OBG talks to Le Luong Minh, Secretary-General, ASEANOBG talks to Le Luong Minh, Secretary-General, ASEAN

Le Luong Minh, Secretary-General, ASEAN

Interview: Le Luong Minh

What challenges do ASEAN countries face before inaugurating the Economic Community in 2015?

LE LUONG MINH: We have already accomplished many of the tasks on the ASEAN Economic Community (AEC) Blueprint and intend to track remaining priorities via the AEC Scorecard system. While we are currently at a healthy implementation rate of 80%, as we approach the 2015 deadline, enhancing the implementation of these measures will become more critical. By 2015 all ASEAN member states should align their domestic laws with regional agreements, ensure a free flow of services and capital throughout the region, and address accompanying challenges of implementation. To ensure a free flow of goods, ASEAN is working to eliminate non-tariff barriers in all member states by installing notification and monitoring mechanisms.

We have also focused our attention on the full implementation of the ASEAN Single Window, in addition to securing mutual recognition arrangements to raise standards and conformance in various key industries.

How many sectors will benefit from foreign direct investment (FDI) inflows after the AEC starts up?

MINH: Intra-ASEAN FDI inflows have doubled following the AEC Blueprint’s adoption, from $9.7bn in 2007 to almost $20bn in 2012. As for total FDI flows to ASEAN, the share of intra-ASEAN FDI inflows increased from 11% in 2007 to nearly 19% in 2012. Over half of intra-ASEAN FDI inflows have gone into the services sector – specifically financial services, trade and commerce, and real estate - while around one-third goes to manufacturing. Recent surveys have indicated that the business community sees great regional expansion potential in the oil and gas, retail, transport and storage, manufacturing, and banking and insurance sectors. Foreign equity rules in manufacturing are fairly open in the ASEAN region but more restricted in the agriculture and mining sectors. As for services, foreign equity restrictions in telecommunications, transportation, electricity and banking are still prevalent in a majority of member states. The ASEAN Comprehensive Investment Agreement (ACIA) of March 2012 lent a useful measure of coherence to existing provisions pertaining to investment liberalisation, protection, promotion and facilitation under a single investment agreement. However, ASEAN’s task must now be to effectively implement the ACIA to ensure that the benefits are realised by ASEAN and ASEAN-based foreign investors.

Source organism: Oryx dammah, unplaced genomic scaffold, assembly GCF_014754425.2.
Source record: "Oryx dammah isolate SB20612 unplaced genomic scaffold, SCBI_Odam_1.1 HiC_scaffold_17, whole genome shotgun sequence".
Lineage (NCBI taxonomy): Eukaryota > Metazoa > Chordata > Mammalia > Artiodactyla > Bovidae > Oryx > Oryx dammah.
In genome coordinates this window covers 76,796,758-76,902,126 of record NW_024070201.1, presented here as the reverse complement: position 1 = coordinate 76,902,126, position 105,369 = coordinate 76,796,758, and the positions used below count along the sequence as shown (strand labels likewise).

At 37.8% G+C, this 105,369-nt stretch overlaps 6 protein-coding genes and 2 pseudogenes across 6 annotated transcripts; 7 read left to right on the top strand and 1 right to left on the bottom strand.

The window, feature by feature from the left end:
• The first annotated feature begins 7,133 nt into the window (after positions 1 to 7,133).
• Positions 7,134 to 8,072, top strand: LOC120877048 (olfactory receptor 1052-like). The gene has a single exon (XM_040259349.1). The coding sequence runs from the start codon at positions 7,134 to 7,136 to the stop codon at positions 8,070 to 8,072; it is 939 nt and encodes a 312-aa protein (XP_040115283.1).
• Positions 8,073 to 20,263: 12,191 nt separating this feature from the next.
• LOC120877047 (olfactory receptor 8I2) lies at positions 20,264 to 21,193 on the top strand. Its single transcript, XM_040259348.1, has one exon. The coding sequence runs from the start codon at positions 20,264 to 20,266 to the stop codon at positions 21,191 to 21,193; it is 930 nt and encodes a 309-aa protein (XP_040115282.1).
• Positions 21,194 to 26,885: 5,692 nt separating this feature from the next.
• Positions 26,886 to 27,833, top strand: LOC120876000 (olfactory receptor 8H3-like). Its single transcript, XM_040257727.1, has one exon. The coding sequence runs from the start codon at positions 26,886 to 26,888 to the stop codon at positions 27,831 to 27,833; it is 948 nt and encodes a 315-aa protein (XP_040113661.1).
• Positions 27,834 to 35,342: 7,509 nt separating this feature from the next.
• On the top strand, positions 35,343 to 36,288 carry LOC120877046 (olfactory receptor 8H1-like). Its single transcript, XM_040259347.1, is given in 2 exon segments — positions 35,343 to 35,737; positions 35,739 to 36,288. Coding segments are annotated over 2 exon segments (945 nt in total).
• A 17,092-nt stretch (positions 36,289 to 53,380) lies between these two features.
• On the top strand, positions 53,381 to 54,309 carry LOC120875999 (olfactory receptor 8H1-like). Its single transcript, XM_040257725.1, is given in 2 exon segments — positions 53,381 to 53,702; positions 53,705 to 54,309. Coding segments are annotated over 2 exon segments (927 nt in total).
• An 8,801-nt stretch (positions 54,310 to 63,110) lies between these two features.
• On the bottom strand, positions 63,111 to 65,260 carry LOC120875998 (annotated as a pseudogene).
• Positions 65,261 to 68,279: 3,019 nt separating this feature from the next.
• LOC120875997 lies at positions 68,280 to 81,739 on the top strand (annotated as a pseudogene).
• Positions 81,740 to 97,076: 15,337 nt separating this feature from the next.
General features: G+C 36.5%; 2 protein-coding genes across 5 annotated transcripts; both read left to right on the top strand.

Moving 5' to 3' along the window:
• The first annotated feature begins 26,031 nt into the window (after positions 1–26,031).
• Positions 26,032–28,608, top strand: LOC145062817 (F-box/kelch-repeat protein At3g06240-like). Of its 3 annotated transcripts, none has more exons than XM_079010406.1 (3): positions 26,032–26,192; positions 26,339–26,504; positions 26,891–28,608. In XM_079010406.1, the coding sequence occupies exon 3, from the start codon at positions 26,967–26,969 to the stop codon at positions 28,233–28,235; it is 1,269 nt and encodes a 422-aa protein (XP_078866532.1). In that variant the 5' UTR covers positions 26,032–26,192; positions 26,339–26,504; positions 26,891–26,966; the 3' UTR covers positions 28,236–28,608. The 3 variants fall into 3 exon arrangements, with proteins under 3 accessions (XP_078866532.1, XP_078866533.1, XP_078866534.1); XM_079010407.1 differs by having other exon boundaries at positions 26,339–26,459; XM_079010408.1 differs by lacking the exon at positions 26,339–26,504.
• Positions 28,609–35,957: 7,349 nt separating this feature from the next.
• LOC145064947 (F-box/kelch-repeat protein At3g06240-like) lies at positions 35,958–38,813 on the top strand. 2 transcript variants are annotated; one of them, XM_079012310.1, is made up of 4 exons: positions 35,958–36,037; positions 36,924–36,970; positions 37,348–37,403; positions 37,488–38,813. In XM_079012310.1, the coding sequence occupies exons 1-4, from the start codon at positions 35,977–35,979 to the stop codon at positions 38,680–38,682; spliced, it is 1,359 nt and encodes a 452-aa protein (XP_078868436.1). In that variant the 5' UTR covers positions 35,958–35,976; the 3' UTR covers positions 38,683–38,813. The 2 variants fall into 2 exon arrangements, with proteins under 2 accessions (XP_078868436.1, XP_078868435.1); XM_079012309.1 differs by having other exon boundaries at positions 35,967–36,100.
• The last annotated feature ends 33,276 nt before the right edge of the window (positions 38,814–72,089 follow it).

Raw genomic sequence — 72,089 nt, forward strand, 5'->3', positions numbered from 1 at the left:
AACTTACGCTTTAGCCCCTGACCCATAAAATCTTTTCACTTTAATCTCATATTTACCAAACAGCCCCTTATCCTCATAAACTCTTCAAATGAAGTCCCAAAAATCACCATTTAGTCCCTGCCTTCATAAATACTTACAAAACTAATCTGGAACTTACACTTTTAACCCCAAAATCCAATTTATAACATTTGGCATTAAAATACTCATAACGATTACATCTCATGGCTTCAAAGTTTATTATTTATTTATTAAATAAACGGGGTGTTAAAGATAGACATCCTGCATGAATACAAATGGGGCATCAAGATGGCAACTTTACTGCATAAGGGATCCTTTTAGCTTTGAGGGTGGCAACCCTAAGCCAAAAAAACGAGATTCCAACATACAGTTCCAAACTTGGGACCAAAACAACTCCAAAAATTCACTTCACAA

To what extent can ASEAN work to develop a common approach to the South China Sea dispute?

MINH: Tensions in the South China Sea could have far-reaching implications for the regional economy. It is worth noting that this is not solely about how to deal with issues of territorial sovereignty involving ASEAN member states and China; it is also a matter of how to ensure normal activity on one of the world’s most active sea lanes. ASEAN concluded the Declaration on the Conduct of Parties in South China Sea (DOC) with China in 2002 and has ever since been actively engaging China in dialogue with a view to ensuring its full and effective implementation. The spirit of the DOC was further strengthened with the ASEAN-China Joint Statement on the guidelines for its implementation issued on the occasion of its 10th anniversary.

In 2012, in the face of renewed tensions, ASEAN adopted its Six-Point Principles on the South China Sea, reaffirming the commitment of all member states to achieving the full implementation of the DOC in addition to the provision of guidelines for its implementation and the early conclusion of the regional Code of Conduct in the South China Sea. This was based on our respect for the principles of international law, including the 1982 UN Convention on the Law of the Sea, and a commitment to the exercise of self-restraint by all parties, as well as the peaceful resolution of disputes. By firmly upholding these principles, ASEAN is doing all that it can to maintain peace and stability in the region, with a view to doing everything that is possible to facilitate the community’s ambitious plans for growth.

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The Report: Malaysia 2014

Trade & Investment chapter from The Report: Malaysia 2014

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